By Brooks Landon
Based at the bestselling sequence from the nice classes, development nice Sentences celebrates the sheer pleasure of language—and will ceaselessly switch how you learn and write.
Great writing starts with the sentence. even if it’s phrases (“Jesus wept.”) or William Faulkner’s 1,287-word sentence in Absalom! Absalom!, sentences have the facility to captivate, entertain, inspire, teach, and, most significantly, pride. but, the sentence-oriented method of writing is just too usually ignored in want of bland economic climate. development nice Sentences teaches you to put in writing larger sentences by means of luxuriating within the pleasures of language.
Award-winning Professor Brooks Landon attracts on examples from masters of lengthy, dependent sentences—including Don DeLillo, Virginia Woolf, Joan Didion, and Samuel Johnson—to display the mechanics of ways language works on suggestions and feelings, delivering the instruments to jot down strong, more beneficial sentences.
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Additional resources for Building Great Sentences: How to Write the Kinds of Sentences You Love to Read (Great Courses)
And with each “new face,” as with each literary genre in which the early modern woman writes herself, a new aspect of identity is given shape. A. course, “Writing and Identity in Early Modern England,” and to colleagues in the Later Renaissance Literature section of the conference of the International Association of University Professors of English (Vancouver, summer 2004). 1 2 3 4 See, for example, Eavan Boland, Object Lessons: The Life of the Woman and the Poet in Our Time (Manchester: Carcanet, 1995); Meena Alexander, Fault Lines (New York: Feminist Press, 1993); and Michele Roberts, All the Selves I Was: New and Selected Poems (London: Virago, 1995).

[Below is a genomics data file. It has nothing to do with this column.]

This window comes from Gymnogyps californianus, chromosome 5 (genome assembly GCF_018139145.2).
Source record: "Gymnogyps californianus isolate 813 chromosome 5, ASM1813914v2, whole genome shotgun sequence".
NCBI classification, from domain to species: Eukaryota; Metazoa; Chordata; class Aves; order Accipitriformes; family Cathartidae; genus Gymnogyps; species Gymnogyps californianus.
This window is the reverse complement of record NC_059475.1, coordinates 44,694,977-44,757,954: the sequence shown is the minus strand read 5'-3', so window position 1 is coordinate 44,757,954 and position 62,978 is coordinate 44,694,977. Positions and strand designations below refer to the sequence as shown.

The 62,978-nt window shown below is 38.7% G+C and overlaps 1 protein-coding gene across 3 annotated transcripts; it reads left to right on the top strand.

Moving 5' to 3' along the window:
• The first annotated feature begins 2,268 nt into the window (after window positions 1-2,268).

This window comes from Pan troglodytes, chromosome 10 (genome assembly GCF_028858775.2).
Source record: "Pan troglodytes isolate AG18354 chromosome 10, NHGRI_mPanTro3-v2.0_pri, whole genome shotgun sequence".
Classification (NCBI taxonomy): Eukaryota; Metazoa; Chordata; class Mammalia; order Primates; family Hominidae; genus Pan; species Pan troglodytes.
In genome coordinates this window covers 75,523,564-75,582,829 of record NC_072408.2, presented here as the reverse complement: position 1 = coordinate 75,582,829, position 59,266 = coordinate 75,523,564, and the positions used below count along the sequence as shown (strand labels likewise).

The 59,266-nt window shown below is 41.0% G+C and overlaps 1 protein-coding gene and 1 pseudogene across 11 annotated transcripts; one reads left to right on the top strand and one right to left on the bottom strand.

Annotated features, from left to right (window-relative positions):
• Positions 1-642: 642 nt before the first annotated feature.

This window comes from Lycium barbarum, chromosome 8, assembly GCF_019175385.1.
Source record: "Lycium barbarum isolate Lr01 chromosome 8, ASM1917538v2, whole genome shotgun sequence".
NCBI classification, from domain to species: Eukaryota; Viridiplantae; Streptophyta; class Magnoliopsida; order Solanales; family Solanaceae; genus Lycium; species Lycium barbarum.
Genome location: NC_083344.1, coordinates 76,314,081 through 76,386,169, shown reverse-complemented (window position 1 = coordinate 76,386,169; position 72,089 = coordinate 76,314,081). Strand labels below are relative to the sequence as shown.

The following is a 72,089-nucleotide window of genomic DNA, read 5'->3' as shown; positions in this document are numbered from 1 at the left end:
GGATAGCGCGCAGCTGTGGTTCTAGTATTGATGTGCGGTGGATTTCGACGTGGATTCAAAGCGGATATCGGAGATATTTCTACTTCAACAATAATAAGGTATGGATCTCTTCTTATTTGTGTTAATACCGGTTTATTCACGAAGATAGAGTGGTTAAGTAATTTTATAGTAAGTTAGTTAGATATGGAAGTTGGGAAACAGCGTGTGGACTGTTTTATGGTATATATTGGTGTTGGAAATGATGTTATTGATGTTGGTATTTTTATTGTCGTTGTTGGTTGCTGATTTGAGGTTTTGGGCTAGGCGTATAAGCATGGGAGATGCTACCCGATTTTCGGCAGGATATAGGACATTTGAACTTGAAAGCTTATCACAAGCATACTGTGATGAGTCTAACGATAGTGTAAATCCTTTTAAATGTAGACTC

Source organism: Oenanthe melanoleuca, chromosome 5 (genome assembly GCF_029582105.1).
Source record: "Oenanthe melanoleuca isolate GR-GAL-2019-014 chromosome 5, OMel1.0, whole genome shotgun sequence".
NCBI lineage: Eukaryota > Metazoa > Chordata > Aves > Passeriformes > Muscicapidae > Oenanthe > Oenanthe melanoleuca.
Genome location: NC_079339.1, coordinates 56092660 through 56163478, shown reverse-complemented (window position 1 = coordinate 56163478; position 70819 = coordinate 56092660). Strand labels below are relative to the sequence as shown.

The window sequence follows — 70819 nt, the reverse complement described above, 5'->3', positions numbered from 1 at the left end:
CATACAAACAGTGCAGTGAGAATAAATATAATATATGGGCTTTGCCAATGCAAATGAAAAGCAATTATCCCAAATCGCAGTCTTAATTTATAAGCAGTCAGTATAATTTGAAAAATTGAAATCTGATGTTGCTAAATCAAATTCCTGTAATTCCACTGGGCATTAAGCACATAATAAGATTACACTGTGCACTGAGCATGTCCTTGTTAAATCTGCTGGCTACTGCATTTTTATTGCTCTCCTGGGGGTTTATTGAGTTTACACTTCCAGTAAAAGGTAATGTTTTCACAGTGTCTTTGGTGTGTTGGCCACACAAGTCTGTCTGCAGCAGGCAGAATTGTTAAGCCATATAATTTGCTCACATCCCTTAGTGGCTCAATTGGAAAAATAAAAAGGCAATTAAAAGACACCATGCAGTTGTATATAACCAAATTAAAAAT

Peter Sabot (Harmondsworth: Penguin, 1985), letter 1, p. 44. See the important account of gender, identity and literacy in Eve Rachele Sanders, Gender and Literacy on Stage in Early Modern England (Cambridge: Cambridge UP, 1999). See Steen, textual introduction, pp. 107–8. Barbara Kiefer Lewalski, Writing Women in Jacobean England (Cambridge, MA: Harvard UP, 1993), p. 67. For further discussion of these paradoxes, see Early Modern Women’s Letter Writing, 1450–1700, ed. James Daybell (Basingstoke: Palgrave, 2001) and forthcoming research by Nadine Akkerman on the epistolary culture surrounding Elizabeth of Bohemia.
To what extent is the self-image also “lying” in another sense—creating a fiction, misrepresenting the self? With this wordplay Kay manages to suggest the paradoxes of singularity and doubleness, expression and deception, inherent in the attempt at self-scrutiny. As we have seen, there are fictions and conventions vitally at work in written self-expression, whether in a lyric or a letter. However, I contend that a crucial determining factor in selfrepresentations is the writer’s choice of genre, even when—as in the case of Cavendish—the same author is projecting herself in more than one text.
Building Great Sentences: How to Write the Kinds of Sentences You Love to Read (Great Courses) by Brooks Landon